Posted : 4/30/2010 3:07:36 PM
Can one of you guys (and I'm not at all knowledgeable about this aspect of whelping) -- define for him what you are referring to as "open pyo" -- just to clarify terms?
In cases *I* have known where pyo infection is found typically they spay THEN. But I have a feeling what Gina is referring to as "open pyo" is when it has ruptured and gone systemic. In that case you wouldn't want to make ANY cuts but you'd just treat with massive antibiotics.
Also -- could someone else verify this for *me* -- it's my understanding that a mature (as in geriatric) bitch will have lessening bleeding as she ages -- that it becomes almost imperceptible in appearance.
They don't go thru menopause like a human woman and "stop" cycling.
Just wanting a little clarification here. And I also know primary behind John's question is the IMHA issue (he has a dog with IMHA and he's actually one of the primary ones who keeps that 200 page thread going with his research -- so his questions are all going to serve as information for IMHA-dog owners.
Just trying to keep the vocabulary on common ground here -- you get used to thinking one way when you're thinking about IMHA (and the things that trigger it) and pyo treatment and spay surgery are kinda at opposite ends of that spectrum.
The bottom line understanding for ANY lurkers has to be that pyometra is a viscious nasty disease and one you need to protect your female from. If you choose to leave her intact in her younger years that's one thing. But I've seen dogs even under a year old develop pyometra.
No, it's not super common -- but it's the responsibility of every human who HAS an intact bitch to understand the always-possible element of pyometra in an intact bitch and that such a possibility increases almost exponentially as they age past the prime breeding age.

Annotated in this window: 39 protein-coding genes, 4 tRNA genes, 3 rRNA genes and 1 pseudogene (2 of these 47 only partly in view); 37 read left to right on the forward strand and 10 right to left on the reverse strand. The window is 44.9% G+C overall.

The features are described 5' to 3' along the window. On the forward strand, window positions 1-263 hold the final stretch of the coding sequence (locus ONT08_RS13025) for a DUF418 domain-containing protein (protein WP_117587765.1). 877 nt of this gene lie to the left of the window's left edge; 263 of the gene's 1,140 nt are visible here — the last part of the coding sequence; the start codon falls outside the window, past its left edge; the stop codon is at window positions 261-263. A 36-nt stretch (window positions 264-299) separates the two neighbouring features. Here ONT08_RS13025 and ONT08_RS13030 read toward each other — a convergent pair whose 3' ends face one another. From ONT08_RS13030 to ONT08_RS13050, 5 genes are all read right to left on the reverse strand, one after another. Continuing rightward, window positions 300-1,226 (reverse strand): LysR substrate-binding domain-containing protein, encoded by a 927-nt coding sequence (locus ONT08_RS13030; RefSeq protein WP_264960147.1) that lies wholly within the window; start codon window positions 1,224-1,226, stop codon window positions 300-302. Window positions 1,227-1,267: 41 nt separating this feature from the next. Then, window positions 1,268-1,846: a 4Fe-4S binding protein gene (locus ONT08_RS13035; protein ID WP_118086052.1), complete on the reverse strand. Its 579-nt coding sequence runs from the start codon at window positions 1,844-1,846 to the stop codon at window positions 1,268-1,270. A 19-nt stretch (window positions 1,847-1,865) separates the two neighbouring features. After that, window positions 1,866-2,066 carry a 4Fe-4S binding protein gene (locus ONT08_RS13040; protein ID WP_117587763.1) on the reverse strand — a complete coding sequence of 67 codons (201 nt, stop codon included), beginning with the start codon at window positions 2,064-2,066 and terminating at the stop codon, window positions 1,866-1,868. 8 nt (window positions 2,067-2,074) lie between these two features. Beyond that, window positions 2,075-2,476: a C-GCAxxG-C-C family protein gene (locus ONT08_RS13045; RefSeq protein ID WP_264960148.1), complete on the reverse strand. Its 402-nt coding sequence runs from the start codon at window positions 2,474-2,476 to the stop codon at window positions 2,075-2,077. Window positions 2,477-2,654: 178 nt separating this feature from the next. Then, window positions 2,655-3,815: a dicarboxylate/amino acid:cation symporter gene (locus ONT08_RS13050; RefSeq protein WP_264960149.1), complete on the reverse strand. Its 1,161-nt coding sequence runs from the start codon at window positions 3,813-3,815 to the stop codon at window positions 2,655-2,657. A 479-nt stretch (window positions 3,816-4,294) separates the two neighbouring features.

A couple of years ago a casual friend of mine was relating to me that her under-a-year-old bitch had just gone thru her first heat and how "funny" it was to see the dog moping around and dragging a toy around and how "different" she was ... but that she was still spotting just a little (5 weeks after onset??) and I told her to get her dog to the vet NOW.
She had never heard of pyometra -- she gave me a HARD TIME bout this because she was SURE little poochie was just SO cute and she'd promised the guy at the PET STORE that she'd bring her puppies in to see him some day *sigh*.
It ticked me off because she thot the dog's morose behavior was funny -- but I put the fear of doG in her a little bit (imagine that - ME? forceful??) and told her if it WAS pyo she could lose her precious bundle EASY.
Yep -- it WAS pyo and little Poochie got spayed in a heartbeat (the vet didn't even tell her anything else was an option -- thankfully so -- good breeder material she is NOT)
But intact bitches of any age can get pyometra. But old gals really don't stand much chance.
John -- my best guess is that the surgery likely saved her life -- and it would be typical by anything *I* have ever seen done (and I've fostered MANY older bitches recently-spayed and one who HAD suspected pyo).
IMHA is just something pretty newly named -- even 10 years ago if a dog had slipped into IMHA after something like this, no one would have thought a thing of it -- simply because the treatment for Pyometra is SO difficult, the drugs are harsh, surgery at that age IS risky and if a dog became anemic afterward and died no one would have questioned it.
IMHA isn't totally new -- it's just newly "recognized" - if that makes sense. And as I said above -- likely it wasn't just the surgery and pyo treatment -- I bet she got vax and a bunch of other things so it's pretty impossible to even guess what triggered the IMHA.
I'd even hazzard a guess that since tick disease and IMHA are often inextricably linked, that pyometra and IMHA could also be -- because it's an infection that goes septic so easily. Did that make sense?